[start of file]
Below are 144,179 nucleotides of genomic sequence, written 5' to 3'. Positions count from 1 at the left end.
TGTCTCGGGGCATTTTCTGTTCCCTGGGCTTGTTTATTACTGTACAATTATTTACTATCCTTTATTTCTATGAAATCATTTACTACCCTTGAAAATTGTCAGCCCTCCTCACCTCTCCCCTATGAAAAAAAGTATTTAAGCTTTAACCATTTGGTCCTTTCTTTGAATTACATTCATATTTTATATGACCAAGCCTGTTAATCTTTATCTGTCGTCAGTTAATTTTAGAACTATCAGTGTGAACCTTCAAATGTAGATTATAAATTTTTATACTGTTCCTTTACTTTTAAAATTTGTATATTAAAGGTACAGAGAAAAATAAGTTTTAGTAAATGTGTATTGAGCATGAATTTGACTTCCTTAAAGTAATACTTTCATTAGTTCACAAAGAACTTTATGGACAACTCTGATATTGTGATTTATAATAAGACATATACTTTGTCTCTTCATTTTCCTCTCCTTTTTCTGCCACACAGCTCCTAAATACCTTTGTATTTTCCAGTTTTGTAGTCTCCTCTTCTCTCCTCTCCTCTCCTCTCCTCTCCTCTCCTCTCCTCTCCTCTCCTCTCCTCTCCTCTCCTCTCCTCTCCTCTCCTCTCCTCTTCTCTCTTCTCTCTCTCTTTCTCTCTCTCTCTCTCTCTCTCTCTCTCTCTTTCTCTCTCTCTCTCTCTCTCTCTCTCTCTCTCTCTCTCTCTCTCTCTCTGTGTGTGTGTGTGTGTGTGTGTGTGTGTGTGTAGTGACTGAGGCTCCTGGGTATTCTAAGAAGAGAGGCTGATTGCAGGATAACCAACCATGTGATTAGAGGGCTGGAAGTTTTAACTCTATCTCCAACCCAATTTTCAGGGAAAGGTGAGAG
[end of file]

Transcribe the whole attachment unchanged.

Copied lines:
Below are 144,179 nucleotides of genomic sequence, written 5' to 3'. Positions count from 1 at the left end.
TGTCTCGGGGCATTTTCTGTTCCCTGGGCTTGTTTATTACTGTACAATTATTTACTATCCTTTATTTCTATGAAATCATTTACTACCCTTGAAAATTGTCAGCCCTCCTCACCTCTCCCCTATGAAAAAAAGTATTTAAGCTTTAACCATTTGGTCCTTTCTTTGAATTACATTCATATTTTATATGACCAAGCCTGTTAATCTTTATCTGTCGTCAGTTAATTTTAGAACTATCAGTGTGAACCTTCAAATGTAGATTATAAATTTTTATACTGTTCCTTTACTTTTAAAATTTGTATATTAAAGGTACAGAGAAAAATAAGTTTTAGTAAATGTGTATTGAGCATGAATTTGACTTCCTTAAAGTAATACTTTCATTAGTTCACAAAGAACTTTATGGACAACTCTGATATTGTGATTTATAATAAGACATATACTTTGTCTCTTCATTTTCCTCTCCTTTTTCTGCCACACAGCTCCTAAATACCTTTGTATTTTCCAGTTTTGTAGTCTCCTCTTCTCTCCTCTCCTCTCCTCTCCTCTCCTCTCCTCTCCTCTCCTCTCCTCTCCTCTCCTCTCCTCTCCTCTCCTCTCCTCTCCTCTTCTCTCTTCTCTCTCTCTTTCTCTCTCTCTCTCTCTCTCTCTCTCTCTCTTTCTCTCTCTCTCTCTCTCTCTCTCTCTCTCTCTCTCTCTCTCTCTCTCTGTGTGTGTGTGTGTGTGTGTGTGTGTGTGTGTAGTGACTGAGGCTCCTGGGTATTCTAAGAAGAGAGGCTGATTGCAGGATAACCAACCATGTGATTAGAGGGCTGGAAGTTTTAACTCTATCTCCAACCCAATTTTCAGGGAAAGGTGAGAG